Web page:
Kevin Lopez, Jonathan Mora, and Dean Greg Kalscheur, S.J.

2023 Romero Scholarship winners Kevin Lopez and Jonathan Mora, with Morrissey College Dean Greg Kalscheur, S.J. (Frank Curran)

For the first time in its 31-year history, Boston College’s Saint Oscar A. Romero Scholarship has been awarded to two students.

Class of 2024 members Kevin Lopez and Jonathan Mora will each receive approximately 75 percent of their senior-year tuition in acknowledgement of their superior academic achievement, extracurricular leadership, community service, and involvement with the Hispanic/Latino community and Hispanic/Latino issues both on and off campus.

The pair were officially recognized at the recent Romero Scholarship Ceremony held in the Yawkey Center Murray Room.

Human Resources Senior Employee Relations Officer Marcela V. Norton, co-chair of the scholarship committee, characterized their shared achievement as “a great accomplishment” that “demonstrates the commitment of service and values of Saint Oscar Romero.”

The archbishop of El Salvador, shot and killed by an assassin while celebrating Mass in 1980, spoke passionately about the need for Christians to strive for justice and remains a source of strength and hope for the poor and oppressed of his country.  

Worcester, Mass., native Mora is the son of immigrants from Pueblo, Mexico, a life experience that has motivated him to plan to apply to law school with the goal of becoming an immigration attorney serving undocumented Latino immigrants. A McNair Scholar, Mora conducted a nationwide study analyzing the particular circumstances that forced some Deferred Action for Childhood Arrivals students out of college, while others persevered and graduated.  As a freshman, the Lynch School of Education and Human Development student co-founded Free Tax Prep, Inc., a no-cost tax preparation and translation service for non-English-speaking communities in Greater Boston.  

“To recognize my hard work to serve the Latino community is to acknowledge the countless sacrifices my parents made to nurture my sisters and me,” said Mora. “I memorize the sacrifices my parents made for me, and cherish them every day because they believed that I could create generational change. I listened to their requests to do better in my academic life, because I was always reminded that many members of my community do not have the same access and opportunities to thrive in school as I did. My mother would say ‘Tota, por favor, haz tu tarea (Tota, please do your homework),’ while my dad would say ‘Echale ganas (Give it your all).’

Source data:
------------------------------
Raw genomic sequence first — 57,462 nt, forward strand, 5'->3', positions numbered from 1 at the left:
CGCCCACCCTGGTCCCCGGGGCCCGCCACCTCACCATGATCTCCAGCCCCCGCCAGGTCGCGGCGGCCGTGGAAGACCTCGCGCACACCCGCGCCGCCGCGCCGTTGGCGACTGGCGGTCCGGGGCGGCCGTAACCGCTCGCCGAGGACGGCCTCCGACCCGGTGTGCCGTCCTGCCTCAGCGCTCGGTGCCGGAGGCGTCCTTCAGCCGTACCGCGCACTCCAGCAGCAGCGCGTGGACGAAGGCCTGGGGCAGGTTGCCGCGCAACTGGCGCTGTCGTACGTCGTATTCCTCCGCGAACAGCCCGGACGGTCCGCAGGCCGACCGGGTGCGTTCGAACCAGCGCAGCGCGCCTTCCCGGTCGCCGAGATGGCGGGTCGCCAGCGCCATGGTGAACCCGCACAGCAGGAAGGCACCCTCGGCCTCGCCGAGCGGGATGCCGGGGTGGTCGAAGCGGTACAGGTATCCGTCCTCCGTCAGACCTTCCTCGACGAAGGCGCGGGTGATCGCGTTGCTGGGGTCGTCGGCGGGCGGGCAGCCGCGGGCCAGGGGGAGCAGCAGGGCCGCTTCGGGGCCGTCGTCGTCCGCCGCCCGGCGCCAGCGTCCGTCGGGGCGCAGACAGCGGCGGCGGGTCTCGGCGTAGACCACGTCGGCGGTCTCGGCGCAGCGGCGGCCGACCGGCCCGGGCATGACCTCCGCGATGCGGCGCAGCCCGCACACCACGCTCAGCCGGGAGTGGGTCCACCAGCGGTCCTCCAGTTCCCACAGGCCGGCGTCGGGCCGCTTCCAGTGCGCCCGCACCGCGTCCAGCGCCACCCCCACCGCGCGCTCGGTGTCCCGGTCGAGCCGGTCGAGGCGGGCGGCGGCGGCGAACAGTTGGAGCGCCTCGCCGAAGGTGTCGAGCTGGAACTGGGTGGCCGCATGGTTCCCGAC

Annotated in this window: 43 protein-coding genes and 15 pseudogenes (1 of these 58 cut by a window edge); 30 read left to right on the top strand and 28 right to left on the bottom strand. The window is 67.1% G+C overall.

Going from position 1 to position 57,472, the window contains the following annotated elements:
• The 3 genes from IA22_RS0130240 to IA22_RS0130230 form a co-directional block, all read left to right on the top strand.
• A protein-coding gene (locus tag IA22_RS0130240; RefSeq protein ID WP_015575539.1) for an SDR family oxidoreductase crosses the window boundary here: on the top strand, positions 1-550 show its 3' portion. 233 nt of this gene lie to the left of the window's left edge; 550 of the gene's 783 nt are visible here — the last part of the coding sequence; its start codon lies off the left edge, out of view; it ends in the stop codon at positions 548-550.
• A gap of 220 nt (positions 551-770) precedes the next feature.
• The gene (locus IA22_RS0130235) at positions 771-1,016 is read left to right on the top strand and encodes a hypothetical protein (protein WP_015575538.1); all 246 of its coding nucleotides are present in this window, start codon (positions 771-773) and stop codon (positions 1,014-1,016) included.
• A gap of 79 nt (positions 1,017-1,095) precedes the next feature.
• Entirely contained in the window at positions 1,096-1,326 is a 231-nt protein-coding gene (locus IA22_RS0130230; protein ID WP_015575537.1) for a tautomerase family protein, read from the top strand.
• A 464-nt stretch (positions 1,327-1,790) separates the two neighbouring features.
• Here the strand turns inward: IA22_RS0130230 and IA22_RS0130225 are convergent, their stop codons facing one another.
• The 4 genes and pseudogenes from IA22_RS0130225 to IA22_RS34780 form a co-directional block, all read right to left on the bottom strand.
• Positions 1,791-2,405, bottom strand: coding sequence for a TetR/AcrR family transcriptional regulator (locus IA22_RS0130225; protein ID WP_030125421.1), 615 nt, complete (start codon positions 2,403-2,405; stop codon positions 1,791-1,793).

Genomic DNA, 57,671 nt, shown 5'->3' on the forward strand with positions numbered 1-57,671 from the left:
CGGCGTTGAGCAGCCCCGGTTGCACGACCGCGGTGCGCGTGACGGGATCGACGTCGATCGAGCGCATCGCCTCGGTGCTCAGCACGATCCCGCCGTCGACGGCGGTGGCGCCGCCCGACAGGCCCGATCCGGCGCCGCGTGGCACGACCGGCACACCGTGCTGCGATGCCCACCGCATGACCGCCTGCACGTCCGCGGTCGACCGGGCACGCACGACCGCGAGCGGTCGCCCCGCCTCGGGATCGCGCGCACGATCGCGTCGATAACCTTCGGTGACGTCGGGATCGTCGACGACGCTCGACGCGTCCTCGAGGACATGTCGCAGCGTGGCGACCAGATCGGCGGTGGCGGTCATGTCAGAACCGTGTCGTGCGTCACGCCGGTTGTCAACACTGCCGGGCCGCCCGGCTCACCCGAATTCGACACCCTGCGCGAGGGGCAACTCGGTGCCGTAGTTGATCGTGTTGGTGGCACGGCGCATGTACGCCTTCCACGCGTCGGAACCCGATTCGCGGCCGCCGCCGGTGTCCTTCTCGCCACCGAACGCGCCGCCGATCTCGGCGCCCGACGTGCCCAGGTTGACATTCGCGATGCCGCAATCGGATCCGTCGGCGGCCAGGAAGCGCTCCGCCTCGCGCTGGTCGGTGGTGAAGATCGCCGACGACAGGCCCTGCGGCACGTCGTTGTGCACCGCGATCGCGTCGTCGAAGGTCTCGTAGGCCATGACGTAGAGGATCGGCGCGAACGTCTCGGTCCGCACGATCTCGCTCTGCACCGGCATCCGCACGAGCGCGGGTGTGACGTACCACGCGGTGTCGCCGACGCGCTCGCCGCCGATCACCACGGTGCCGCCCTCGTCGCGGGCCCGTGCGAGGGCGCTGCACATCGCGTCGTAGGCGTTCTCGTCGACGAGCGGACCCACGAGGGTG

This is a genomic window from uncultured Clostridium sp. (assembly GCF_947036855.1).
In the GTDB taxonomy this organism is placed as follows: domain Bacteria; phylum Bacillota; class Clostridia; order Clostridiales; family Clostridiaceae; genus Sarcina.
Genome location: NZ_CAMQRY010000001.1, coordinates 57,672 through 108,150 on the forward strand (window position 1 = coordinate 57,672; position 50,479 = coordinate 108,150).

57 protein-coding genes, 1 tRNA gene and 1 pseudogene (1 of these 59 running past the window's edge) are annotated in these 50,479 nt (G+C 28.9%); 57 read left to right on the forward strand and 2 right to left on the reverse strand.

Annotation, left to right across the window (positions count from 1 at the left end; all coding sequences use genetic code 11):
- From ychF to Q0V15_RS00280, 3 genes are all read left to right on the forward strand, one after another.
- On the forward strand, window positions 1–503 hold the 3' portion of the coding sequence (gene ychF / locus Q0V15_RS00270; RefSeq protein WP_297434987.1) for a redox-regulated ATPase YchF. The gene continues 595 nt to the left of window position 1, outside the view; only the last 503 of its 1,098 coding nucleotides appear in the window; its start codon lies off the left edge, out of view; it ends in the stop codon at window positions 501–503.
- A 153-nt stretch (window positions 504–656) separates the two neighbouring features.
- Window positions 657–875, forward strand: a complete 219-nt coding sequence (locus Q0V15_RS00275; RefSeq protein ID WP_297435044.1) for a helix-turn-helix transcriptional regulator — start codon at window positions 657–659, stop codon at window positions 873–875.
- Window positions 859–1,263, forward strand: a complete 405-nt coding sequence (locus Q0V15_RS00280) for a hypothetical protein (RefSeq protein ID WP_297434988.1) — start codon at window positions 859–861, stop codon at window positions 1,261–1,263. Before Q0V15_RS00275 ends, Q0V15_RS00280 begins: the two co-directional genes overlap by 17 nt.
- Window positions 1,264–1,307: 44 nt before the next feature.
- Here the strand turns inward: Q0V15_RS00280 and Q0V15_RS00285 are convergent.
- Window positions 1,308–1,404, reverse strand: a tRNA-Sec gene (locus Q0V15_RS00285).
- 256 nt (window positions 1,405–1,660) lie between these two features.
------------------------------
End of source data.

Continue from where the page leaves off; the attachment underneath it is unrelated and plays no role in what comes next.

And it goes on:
“I am on track to become the second person in my family to receive a college degree. Continuing my educational journey in law school is essential to receive the credentials I need to advocate for the Latino community, especially for undocumented immigrants during the naturalization process. As someone who has the privilege of being a United States citizen, I want to utilize my skills to uplift immigrants who want a better future for themselves and their families.”

Lopez, a first-generation college student from Los Angeles, worked in the Thea Bowman AHANA Intercultural Center for the express purpose of mentoring incoming students like himself. His motto, “Share the love,” reflects his dream of forming a non-profit organization that would pair high school seniors with mentors to guide them through the college application process and during their college experience.  A sociology major in the Morrissey College of Arts and Sciences, Lopez plans to become a physical therapist.

“I proved to my community back home, specifically the Pico-Union neighborhood, that someone like ‘us,’ who is systematically disadvantaged, can thrive in a predominately white institution like BC,” said Lopez. “I will continue to give back to my community and to prevent my peers from dropping out of college. Lastly, too many people worldwide feel forgotten, lonely, and in pain, and I will continue to bring awareness to these global issues.”

Sebastian Cota, a first-generation student in the Morrissey College with a deep commitment to medical care for the underserved, was the other Romero Scholarship finalist.

Juan Concepcion

Juan A. Concepción

The evening’s keynote speaker, BC Trustee Associate Juan Alexander Concepción ’96, M.Ed. ’97, J.D./M.B.A. ’03, received the Rev. John A. Dinneen, S.J., Hispanic Alumni Community Service Award, which recognizes a BC alumnus whose work and service reflects both Saint Romero’s ideals, and the late Fr. Dinneen’s commitment, leadership, and service to the Latino community. Concepcion, a director and senior legal counsel at biomedical/biotechnology engineering firm Boston Scientific, is a co-founder of BC’s AHANA Alumni Advisory Council and a tireless social justice advocate, serving on the board of Lawyers for Civil Rights, which raised more than $30 million for the New Commonwealth Fund to combat systemic racism in Massachusetts.

Concepción echoed Rev. Martin Luther King Jr. in his remarks, quoting Matthew 23:11: “Tonight, we celebrate community. We honor excellence, leadership, and our commitment to one another in community service. As King reminded us, ‘He who is greatest among you shall be a servant.’”

Phil Gloudemans | University Communications | April 2023